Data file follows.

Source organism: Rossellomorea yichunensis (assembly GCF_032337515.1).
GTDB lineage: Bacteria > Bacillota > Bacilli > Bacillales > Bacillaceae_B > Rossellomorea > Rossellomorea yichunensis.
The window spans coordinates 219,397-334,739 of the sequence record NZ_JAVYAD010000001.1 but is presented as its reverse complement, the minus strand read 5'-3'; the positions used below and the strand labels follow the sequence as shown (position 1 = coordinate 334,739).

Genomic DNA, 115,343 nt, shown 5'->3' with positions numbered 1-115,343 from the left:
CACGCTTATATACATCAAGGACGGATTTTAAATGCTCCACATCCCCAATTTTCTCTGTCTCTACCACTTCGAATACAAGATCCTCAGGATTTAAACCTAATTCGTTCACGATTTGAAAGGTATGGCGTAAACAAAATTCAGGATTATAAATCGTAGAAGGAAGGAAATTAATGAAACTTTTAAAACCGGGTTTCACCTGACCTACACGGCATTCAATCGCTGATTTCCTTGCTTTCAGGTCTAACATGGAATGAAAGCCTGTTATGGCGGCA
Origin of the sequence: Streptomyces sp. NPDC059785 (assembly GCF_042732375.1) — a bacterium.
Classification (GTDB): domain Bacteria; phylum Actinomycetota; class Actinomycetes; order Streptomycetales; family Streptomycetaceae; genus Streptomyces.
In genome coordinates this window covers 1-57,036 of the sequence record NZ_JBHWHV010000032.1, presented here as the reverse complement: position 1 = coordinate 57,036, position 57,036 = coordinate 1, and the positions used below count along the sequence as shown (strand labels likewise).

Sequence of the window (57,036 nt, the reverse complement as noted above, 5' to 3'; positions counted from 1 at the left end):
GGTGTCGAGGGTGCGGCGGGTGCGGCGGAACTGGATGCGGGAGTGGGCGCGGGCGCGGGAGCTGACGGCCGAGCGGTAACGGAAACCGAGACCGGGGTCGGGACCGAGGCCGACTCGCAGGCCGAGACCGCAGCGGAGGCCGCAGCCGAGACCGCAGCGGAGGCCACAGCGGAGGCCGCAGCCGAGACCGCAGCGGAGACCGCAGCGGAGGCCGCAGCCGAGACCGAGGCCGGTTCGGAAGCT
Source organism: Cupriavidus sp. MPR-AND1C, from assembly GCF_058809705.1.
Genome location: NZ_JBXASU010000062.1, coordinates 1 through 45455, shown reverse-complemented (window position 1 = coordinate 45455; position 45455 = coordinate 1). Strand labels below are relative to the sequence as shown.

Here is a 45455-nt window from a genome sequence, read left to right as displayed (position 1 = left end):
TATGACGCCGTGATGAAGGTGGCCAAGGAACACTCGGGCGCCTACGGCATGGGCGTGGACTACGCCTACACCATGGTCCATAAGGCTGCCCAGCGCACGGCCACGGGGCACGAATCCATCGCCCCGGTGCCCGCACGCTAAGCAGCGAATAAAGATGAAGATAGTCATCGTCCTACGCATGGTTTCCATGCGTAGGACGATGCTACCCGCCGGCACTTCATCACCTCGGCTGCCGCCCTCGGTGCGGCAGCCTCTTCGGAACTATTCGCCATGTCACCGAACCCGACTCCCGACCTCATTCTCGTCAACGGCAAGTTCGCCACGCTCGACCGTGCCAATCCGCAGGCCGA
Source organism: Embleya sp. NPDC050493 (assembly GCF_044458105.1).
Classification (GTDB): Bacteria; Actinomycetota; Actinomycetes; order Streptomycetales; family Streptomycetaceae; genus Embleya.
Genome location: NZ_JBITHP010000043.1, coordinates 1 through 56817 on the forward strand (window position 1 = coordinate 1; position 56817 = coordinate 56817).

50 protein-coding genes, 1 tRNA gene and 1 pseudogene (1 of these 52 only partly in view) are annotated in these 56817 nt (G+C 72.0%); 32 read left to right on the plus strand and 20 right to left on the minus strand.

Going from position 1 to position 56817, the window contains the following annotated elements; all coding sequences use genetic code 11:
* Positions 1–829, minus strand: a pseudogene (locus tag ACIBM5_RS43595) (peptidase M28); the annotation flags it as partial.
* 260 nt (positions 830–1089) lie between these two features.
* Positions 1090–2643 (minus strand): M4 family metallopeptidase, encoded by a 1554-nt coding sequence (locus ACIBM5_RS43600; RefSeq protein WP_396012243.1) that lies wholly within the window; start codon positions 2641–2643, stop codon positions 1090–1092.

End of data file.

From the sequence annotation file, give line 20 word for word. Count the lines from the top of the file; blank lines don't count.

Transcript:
* Positions 1–829, minus strand: a pseudogene (locus tag ACIBM5_RS43595) (peptidase M28); the annotation flags it as partial.